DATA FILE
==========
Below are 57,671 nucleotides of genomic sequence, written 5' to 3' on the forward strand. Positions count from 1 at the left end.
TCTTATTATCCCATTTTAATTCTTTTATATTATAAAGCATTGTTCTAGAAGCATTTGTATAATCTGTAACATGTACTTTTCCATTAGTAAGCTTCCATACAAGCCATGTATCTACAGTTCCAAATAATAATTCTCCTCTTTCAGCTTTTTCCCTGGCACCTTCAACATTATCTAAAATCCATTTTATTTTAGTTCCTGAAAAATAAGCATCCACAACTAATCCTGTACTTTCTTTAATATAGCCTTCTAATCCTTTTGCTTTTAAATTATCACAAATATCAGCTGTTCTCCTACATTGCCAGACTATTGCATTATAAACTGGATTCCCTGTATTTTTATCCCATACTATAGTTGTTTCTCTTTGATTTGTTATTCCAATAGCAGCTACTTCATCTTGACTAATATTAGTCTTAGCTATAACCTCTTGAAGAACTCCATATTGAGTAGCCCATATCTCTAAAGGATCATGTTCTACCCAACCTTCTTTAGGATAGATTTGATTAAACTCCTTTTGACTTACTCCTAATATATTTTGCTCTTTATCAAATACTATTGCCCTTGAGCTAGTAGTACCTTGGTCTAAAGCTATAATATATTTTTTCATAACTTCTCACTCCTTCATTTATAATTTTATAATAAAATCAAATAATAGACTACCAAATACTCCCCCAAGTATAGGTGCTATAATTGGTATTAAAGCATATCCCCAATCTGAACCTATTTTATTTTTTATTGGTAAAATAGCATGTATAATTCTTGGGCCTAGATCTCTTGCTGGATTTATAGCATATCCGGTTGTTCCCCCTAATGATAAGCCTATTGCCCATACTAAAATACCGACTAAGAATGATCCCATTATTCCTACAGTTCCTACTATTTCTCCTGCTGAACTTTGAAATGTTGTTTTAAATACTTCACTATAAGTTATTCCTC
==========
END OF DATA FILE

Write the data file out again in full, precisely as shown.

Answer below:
Below are 57,671 nucleotides of genomic sequence, written 5' to 3' on the forward strand. Positions count from 1 at the left end.
TCTTATTATCCCATTTTAATTCTTTTATATTATAAAGCATTGTTCTAGAAGCATTTGTATAATCTGTAACATGTACTTTTCCATTAGTAAGCTTCCATACAAGCCATGTATCTACAGTTCCAAATAATAATTCTCCTCTTTCAGCTTTTTCCCTGGCACCTTCAACATTATCTAAAATCCATTTTATTTTAGTTCCTGAAAAATAAGCATCCACAACTAATCCTGTACTTTCTTTAATATAGCCTTCTAATCCTTTTGCTTTTAAATTATCACAAATATCAGCTGTTCTCCTACATTGCCAGACTATTGCATTATAAACTGGATTCCCTGTATTTTTATCCCATACTATAGTTGTTTCTCTTTGATTTGTTATTCCAATAGCAGCTACTTCATCTTGACTAATATTAGTCTTAGCTATAACCTCTTGAAGAACTCCATATTGAGTAGCCCATATCTCTAAAGGATCATGTTCTACCCAACCTTCTTTAGGATAGATTTGATTAAACTCCTTTTGACTTACTCCTAATATATTTTGCTCTTTATCAAATACTATTGCCCTTGAGCTAGTAGTACCTTGGTCTAAAGCTATAATATATTTTTTCATAACTTCTCACTCCTTCATTTATAATTTTATAATAAAATCAAATAATAGACTACCAAATACTCCCCCAAGTATAGGTGCTATAATTGGTATTAAAGCATATCCCCAATCTGAACCTATTTTATTTTTTATTGGTAAAATAGCATGTATAATTCTTGGGCCTAGATCTCTTGCTGGATTTATAGCATATCCGGTTGTTCCCCCTAATGATAAGCCTATTGCCCATACTAAAATACCGACTAAGAATGATCCCATTATTCCTACAGTTCCTACTATTTCTCCTGCTGAACTTTGAAATGTTGTTTTAAATACTTCACTATAAGTTATTCCTC